The Tallest Man on Earth put on an incredible performance that will be very difficult to put into words, at Newport Folk Festival on Sunday. Being about the third to last artist of the festival, his set ran into Jackson Browne’s headlining performance; Kristian Matsson performed on perhaps one of the smallest stages and brought a crowd far too large for the small stage to handle. As Tune-Yards was finishing her set (where Kristian could be spotted watching secretly on the sidelines) crowds were already beginning to push their way in. Crowds got so large that state police were brought in to keep the fire lanes open, and unfortunately had to aggressively force many people trying to catch a desperate glimpse of Kristian, out from the lanes and into the rainy uncovered crowds surrounding the tent.
If you have not witnessed Kristian in action, it is something that stays in one’s mind forever. His presence is unchallenged. He pounds through each song, making it seem effortless to play such beautiful music as he switches between at least 5 guitars and a piano.
At Newport he chose mainly from his newest piece of (phenomenal) work, There’s No Leaving Now, but also a few songs from his EP, Sometimes The Blues is Just a Passing Bird, one from his first album (“Where Do My Bluebirds Fly” from Shallow Graves) as well as his theme song of sorts ”The King of Spain” off of The Wild Hunt during which Kristian paused to let the whole crowd sing a long for a verse or two. An intense moment- the rain pattering on the tent combined with the crowd singing loudly as if to assure Kristian that they knew each word to “The King of Spain” was something every person present would never forget.
Although a Tallest Man on Earth performance is difficult to describe, it is as you would dream it do be when listening to his music. Kristian is perfection, in his music and in his total presence.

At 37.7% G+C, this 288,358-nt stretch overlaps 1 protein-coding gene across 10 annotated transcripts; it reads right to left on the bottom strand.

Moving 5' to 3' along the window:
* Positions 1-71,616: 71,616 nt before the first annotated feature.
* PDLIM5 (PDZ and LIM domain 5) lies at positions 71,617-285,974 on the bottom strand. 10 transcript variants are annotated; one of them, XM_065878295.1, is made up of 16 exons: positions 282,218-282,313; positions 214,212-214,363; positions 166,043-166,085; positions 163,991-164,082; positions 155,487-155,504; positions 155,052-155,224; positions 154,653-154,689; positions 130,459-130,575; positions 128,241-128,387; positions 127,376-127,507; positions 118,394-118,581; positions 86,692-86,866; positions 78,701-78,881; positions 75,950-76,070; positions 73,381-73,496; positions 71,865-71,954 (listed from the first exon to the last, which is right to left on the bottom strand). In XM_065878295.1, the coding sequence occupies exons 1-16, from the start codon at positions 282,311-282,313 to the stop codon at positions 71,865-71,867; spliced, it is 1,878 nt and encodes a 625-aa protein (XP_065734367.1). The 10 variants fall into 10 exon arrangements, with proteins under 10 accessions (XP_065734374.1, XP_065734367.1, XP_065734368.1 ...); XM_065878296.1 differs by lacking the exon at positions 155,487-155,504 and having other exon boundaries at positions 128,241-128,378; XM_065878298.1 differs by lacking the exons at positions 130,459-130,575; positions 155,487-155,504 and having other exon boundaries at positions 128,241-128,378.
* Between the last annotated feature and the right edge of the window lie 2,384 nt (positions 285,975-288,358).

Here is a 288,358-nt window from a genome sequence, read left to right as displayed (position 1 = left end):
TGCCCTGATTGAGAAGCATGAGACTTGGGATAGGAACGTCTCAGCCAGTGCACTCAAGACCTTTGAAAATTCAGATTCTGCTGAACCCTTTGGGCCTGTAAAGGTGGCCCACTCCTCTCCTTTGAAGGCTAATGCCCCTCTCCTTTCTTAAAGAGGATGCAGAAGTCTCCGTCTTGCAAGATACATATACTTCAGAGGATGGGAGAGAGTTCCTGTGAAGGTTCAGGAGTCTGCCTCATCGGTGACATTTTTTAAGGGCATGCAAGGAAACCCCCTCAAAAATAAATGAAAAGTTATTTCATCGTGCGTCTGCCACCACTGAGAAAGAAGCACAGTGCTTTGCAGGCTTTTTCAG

Having already seen (the obnoxiously spelled) tUnE-yArDs last summer at New York City’s Pier 54 as part of a free concert series, I was pleasantly surprised in how much touring behind “w h o k i l l” - my personal favorite album from 2011 - for over a year has helped Merrill really hone her craft and improve beyond anything I could have expected. In other words, the show was just other-wordly.
For those who aren’t familiar, Merrill Garbus, the mastermind behind tUnE-yArDs donning her signature yellow tribal face paint, is looping wizard: with her recording equipment, she loops her vocals, drums, tambourines, and ukulele lines - all live, so you get to see how she builds layer upon layer to create her songs. In doing this, she creates a sort of indie-rock / tribal hybrid as she pairs her simple drum beats with layers of vocals and harmonies and her signature baritone ukulele. Adding to the layers was her backing band of a multi-instrumentalist who picked up everything from synthesizers to bass guitar to his own set of drums, and a pair of saxophonists who really helped flesh out her songs, all of whom were wearing matching yellow face paint.
The majority of the set consisted of songs from the critically acclaimed “w h o k i l l”, sprinkled with a song or two off her debut, “BiRd-BrAiNs”, but it was songs like “Bizness”, “My Country”, and “Powa” that really got the crowd going. “Bizness” had the entire venue dancing up a storm as the saxophonists traded off funky solos, “My Country” provided another dance party although this one was largely due to the fact that Merrill broke out her microKORG synthesizer and provided some exciting, slightly dissonant synth-lines. And then there was “Powa” before which some guy in the audience shouted “I have sex to this song”, generating laughter from the entire audience and Merrill thanking him for the kind gesture.